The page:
Most of Sinatra’s well-deserved praise is directed toward its simple, elegant routing DSL. I want to draw attention to another feature that I love that doesn’t get much attention: Sinatra’s
One of the biggest sources of complexity when developing robust applications is all of the error-handling code. Generally, code is easier to understand and is more maintainable when the error handling is not mixed together with the “happy path” code. This is one reason that virtually all modern languages have opted to provide exceptions rather than old C-style error return values.
halt provides similar benefits.
Consider a simple sinatra route:
This is all “happy path” code, and there are a few potential problems that aren’t handled at all:
- The user record for the given
:user_idmay not exist.
- The project record for the given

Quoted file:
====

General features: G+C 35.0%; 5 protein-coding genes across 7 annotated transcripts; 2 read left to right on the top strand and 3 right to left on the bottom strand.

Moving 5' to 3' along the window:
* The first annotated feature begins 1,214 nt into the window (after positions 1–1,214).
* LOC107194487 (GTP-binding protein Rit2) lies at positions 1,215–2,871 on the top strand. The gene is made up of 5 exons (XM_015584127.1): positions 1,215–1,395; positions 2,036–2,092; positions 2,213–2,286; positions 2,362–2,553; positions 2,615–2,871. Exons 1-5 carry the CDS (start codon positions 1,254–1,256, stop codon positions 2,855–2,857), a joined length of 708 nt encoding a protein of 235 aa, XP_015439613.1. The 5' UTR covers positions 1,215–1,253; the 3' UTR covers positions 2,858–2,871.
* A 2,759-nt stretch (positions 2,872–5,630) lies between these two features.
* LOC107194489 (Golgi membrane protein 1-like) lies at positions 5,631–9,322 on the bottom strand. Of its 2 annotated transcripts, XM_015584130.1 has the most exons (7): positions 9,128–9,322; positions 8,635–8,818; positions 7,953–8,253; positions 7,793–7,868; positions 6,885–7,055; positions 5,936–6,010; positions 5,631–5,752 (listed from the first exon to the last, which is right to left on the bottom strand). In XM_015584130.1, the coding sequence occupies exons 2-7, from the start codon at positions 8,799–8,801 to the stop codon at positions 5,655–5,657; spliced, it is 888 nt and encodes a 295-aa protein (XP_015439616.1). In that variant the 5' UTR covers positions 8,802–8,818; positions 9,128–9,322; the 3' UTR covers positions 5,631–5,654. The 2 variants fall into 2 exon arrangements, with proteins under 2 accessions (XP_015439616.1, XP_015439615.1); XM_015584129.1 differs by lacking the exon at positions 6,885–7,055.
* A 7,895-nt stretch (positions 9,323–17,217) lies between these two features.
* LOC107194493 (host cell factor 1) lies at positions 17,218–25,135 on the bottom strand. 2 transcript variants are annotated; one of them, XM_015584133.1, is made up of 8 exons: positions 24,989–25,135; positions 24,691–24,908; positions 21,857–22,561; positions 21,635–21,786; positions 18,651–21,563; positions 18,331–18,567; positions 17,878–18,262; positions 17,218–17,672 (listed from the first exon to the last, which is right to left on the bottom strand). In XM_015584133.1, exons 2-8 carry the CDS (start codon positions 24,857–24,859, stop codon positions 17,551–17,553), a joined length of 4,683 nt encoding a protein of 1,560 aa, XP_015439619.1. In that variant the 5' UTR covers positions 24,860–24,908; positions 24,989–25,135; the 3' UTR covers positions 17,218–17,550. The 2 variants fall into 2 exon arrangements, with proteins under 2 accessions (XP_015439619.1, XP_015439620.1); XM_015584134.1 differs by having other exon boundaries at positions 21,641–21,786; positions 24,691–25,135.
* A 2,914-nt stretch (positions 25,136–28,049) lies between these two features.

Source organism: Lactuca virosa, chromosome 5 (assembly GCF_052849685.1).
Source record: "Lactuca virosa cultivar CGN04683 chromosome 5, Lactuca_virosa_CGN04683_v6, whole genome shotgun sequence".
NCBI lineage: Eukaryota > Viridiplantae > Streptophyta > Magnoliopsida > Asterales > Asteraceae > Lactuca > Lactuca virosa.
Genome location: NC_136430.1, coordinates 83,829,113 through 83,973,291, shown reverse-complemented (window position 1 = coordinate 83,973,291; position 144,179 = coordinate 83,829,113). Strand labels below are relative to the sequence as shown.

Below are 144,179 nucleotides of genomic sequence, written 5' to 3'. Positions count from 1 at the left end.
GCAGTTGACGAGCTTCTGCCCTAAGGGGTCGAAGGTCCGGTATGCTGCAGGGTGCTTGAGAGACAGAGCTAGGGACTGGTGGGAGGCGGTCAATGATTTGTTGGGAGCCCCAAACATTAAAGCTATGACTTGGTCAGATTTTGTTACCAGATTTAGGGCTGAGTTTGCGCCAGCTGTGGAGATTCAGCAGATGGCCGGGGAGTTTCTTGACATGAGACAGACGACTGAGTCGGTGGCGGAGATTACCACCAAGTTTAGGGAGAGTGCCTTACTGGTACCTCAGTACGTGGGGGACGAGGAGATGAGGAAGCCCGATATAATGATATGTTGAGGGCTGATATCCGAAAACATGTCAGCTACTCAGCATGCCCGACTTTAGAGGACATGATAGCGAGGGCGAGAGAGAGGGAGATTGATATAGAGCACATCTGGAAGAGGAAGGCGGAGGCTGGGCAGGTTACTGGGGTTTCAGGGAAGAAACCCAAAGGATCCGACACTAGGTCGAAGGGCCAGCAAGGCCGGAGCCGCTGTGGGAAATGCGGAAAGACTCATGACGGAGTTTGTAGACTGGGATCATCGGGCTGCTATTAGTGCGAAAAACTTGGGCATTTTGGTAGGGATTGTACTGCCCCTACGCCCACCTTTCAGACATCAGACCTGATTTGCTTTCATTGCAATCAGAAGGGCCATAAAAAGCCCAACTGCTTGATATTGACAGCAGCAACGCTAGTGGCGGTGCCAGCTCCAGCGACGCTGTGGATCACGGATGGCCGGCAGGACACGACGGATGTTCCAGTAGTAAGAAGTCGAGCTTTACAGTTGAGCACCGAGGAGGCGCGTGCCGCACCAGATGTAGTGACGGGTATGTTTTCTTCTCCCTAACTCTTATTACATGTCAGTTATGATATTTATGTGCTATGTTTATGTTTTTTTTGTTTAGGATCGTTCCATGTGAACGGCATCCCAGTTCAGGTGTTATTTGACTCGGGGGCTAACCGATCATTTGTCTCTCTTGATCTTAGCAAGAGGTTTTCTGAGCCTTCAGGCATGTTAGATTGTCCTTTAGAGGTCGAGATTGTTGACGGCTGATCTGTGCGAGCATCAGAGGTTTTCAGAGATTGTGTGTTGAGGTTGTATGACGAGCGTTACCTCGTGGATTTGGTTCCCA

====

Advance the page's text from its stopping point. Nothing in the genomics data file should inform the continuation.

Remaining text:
:project_idmay not exist, or may not belong to the given user.
:task_datedate string may not be in iso8601 format (i.e. YYYY-MM-DD).
Let’s handle each of these so that our API returns semantic HTTP status codes rather than responding with a 500 error:
This is certainly more robust, but I really, really hate this style of code. It makes my eyes bleed just looking at it. Let’s clean it up a bit with some helper methods and
Much, much better. It’s more lines of code, but so much simpler. The error handling for each piece of data is handled directly in the helper method that is responsible for that piece of data. This has the added benefit of making it simpler to implement other routes that need some of these pieces of data (and the corresponding error handling):
This is only possible through the magic of
halt. Under the covers,
throw1 to immediately stop processing the route and return the response given to
halt. Some ruby developers have gone on record as hating ruby’s throw, and it can certainly be abused…but Sinatra’s
halt sure is useful and is only made possible by
The next time you’re building a Sinatra application, I encourage you to consider using
halt to simplify your error handling.